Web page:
I have a perverse interest in long dead people. I find their lives a good mystery, what did they eat? What did they use for toilets? I could read non-fiction books but all they ever state are names, dates and places. Believe me, I’ve read about 3 historical non-fiction books. Pooh, who cares about dates? I want to read their daily doings and innermost thoughts.

This is also the reason why historical fiction diaries are THE BOMB. 

2. Reading about women in corsets, petticoats, hoops, etc.

Can you imagine being laced into a tiny corset until you can barely breathe? Can you imagine maneuvering metal contraptions under your skirts to be able to sit? Well I can’t. But I can get a glimpse of how it was like because of historical fiction.

Corsets...can you imagine such a thing?! I’m complaining about bras restricting my breathing capabilities but one that covers your entire torso? *runs screaming for the hills*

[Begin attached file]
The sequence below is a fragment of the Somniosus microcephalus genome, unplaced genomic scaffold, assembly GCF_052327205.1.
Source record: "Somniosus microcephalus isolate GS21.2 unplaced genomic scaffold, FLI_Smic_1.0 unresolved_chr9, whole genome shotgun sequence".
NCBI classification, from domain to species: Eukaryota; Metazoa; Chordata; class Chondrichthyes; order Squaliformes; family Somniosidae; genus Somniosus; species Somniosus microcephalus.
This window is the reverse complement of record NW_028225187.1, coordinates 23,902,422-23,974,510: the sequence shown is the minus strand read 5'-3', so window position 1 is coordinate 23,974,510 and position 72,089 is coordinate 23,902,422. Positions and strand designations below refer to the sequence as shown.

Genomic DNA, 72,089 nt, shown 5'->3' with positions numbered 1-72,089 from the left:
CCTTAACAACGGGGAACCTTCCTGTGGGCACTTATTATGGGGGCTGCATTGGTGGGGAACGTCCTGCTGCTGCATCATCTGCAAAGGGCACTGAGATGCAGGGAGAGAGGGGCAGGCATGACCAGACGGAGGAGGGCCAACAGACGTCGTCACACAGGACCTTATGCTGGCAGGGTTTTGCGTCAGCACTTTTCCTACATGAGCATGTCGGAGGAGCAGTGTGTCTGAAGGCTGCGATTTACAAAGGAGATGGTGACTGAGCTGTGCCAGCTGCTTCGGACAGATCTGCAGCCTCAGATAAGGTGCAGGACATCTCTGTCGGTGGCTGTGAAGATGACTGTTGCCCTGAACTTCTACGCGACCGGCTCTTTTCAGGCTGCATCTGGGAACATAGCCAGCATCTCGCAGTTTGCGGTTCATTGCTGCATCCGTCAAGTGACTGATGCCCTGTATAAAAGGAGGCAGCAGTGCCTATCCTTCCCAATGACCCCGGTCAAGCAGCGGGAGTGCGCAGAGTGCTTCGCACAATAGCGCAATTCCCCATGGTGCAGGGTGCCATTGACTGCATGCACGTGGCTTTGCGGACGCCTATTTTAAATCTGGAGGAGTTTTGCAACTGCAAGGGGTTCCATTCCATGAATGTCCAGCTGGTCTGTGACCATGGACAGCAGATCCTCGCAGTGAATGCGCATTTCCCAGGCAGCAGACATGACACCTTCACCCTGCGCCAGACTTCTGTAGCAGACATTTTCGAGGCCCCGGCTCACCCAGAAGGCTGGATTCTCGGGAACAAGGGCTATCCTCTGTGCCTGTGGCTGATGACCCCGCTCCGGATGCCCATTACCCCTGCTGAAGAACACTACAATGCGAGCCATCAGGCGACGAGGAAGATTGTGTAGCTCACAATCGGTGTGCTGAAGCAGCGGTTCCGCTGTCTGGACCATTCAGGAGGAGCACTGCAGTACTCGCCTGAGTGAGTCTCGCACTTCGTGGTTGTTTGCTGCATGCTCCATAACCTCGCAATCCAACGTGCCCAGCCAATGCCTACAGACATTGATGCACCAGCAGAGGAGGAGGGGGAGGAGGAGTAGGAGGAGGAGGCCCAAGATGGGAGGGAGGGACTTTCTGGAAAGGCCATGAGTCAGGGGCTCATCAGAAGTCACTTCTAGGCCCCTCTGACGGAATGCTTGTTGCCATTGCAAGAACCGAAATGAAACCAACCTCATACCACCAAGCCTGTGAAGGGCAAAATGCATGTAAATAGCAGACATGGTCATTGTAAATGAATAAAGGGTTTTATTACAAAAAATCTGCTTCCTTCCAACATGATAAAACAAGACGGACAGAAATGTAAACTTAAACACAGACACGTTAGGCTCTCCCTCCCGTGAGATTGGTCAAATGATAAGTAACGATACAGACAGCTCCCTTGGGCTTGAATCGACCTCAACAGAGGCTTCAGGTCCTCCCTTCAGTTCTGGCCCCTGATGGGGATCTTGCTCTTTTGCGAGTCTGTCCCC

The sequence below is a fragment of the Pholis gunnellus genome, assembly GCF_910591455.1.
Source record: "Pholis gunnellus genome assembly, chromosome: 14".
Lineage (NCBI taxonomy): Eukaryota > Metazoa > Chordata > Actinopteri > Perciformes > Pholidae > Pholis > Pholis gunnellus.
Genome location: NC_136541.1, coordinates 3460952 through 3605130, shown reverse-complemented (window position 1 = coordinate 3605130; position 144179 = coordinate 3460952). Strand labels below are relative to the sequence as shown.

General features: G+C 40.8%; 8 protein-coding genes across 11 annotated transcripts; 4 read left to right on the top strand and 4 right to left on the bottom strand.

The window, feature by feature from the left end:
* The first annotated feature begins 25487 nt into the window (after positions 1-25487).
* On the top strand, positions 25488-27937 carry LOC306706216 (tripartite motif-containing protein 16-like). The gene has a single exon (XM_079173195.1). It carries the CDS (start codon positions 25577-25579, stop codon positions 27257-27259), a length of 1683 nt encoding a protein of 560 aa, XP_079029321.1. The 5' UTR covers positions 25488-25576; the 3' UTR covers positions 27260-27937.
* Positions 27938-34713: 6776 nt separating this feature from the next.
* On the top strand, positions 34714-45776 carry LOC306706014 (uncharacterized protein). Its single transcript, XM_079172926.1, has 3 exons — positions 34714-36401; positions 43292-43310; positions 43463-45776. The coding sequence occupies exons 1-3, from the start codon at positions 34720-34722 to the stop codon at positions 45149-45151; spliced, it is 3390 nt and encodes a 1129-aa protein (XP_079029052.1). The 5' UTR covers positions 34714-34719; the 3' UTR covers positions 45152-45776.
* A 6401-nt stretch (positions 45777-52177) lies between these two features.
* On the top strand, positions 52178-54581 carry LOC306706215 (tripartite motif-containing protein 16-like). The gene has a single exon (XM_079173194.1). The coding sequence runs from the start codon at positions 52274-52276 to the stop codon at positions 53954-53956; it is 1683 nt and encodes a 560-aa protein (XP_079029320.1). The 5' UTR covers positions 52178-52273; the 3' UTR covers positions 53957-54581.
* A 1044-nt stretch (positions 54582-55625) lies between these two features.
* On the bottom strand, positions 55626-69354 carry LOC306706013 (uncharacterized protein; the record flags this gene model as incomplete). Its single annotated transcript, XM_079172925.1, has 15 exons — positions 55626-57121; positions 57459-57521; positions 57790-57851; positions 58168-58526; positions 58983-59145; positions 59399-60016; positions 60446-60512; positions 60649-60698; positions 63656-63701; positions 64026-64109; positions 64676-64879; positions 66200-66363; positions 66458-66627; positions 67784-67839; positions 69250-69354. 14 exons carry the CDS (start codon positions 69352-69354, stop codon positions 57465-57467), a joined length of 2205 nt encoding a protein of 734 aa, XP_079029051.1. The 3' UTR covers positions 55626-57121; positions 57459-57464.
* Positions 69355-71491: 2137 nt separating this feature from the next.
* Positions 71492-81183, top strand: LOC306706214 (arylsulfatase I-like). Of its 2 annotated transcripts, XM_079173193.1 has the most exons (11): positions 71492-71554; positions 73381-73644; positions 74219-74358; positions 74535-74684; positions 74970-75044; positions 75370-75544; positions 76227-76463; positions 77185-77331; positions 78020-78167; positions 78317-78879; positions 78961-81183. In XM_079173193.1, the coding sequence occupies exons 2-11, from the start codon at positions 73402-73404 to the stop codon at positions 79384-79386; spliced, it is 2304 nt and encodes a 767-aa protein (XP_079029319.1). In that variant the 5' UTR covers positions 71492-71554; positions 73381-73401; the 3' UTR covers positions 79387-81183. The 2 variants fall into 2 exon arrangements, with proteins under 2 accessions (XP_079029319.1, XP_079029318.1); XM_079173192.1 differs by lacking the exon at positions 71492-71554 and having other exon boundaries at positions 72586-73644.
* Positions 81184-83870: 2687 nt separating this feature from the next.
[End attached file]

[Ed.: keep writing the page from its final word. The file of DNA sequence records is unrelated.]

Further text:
3. I’d much rather live in the past

Jay Gatsby called. He wants his mindset back.

Thanks to historical fiction, I can humbly say that I have learned a lot, most of which aren’t even for my age group. It may be difficult to discern between fact and fiction, but if you’re like me and take to Google after reading a historical fiction book, then you’re pretty well off.

What about you? Why do you read historical fiction?

Sunday, 9 June 2013